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Sierra Leone Ebola doctor dies as W. Africa awaits experimental meds

FREETOWN/MONROVIA--A second senior doctor in Sierra Leone was confirmed dead from Ebola on Wednesday as West Africa anxiously awaited the arrival of experimental drugs to tackle the deadliest-ever outbreak of the virus.

Sierre Leone's chief medical officer Brima Kargbo said Modupeh Cole, a senior physician in the capital Freetown, had been “instrumental in the fight against the Ebola virus.”

Cole's death came only a fortnight after the country's only virologist and leading Ebola expert, Umar Khan, succumbed to the tropical disease.

Another of the worst-hit countries, Liberia, is scrambling to save two of its own infected doctors and hopes an experimental serum from the United States will arrive in time.

The presidency said Tuesday it had received approval from the U.S. Food and Drug Administration for the use of a barely tested ZMapp treatment that has shown positive early results.

The two infected doctors have given their written consent to try the drug, which will be delivered to the country within 48 hours. A third doctor has already died from the virus.

The World Health Organization declared Tuesday it was ethical to try largely untested treatments “in the special circumstances of this Ebola outbreak.”

The company behind ZMapp said it had sent all its available supplies to the region following an outcry over the fact it had so far only been used on Westerners, but supplies are extremely limited.

'We are all scared'

Germany on Wednesday called on its nationals to leave the three worst-hit countries — Guinea, Liberia and Sierra Leone — although it said it was keeping its embassies open.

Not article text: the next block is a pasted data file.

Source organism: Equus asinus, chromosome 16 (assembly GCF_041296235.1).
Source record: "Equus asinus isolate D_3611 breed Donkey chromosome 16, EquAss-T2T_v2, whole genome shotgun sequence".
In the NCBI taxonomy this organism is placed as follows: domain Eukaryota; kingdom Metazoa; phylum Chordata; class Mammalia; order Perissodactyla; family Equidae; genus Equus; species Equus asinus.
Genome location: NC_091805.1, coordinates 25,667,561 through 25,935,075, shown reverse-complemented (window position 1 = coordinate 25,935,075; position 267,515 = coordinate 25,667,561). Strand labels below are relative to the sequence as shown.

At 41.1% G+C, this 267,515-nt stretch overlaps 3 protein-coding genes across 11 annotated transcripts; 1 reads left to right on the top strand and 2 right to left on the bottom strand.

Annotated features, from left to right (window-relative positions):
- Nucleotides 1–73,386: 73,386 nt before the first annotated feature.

U.N. chief Ban Ki-moon on Tuesday announced plans to step up the global response while urging governments to “avoid panic and fear” over a preventable disease.

His comments came after Sierra Leone President Ernest Bai Koroma expressed his “utter dismay” at the “slow pace” of the international community in responding to the outbreak.

In Freetown, the tropical fever is the only topic of conversation.

“We are all scared because of the way Ebola is spreading but we are taking all the necessary precautions,” says Waisu Gassama, 27, who works in the HIV department of the dilapidated, century-old Connaught Hospital.

Outside the hospital, soldiers say they have been drafted in to guard doctors and nurses, many of whom have been targeted by angry mobs blaming modern medicine for exacerbating the epidemic.

The epidemic, the worst since Ebola was first discovered four decades ago in what was then Zaire, has killed over 1,000 people since early this year, the WHO said.

West African regional bloc ECOWAS said one of its officials had died from the disease in Nigeria, taking the total number of deaths in the country to three.

Cases have so far been limited to Guinea, Liberia and Sierra Leone, which account for the bulk of victims, and Nigeria.

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Health workers carry the body of a man found in the street, suspected of dying from the Ebola virus, in the capital city of Monrovia, Liberia, Tuesday, Aug. 12

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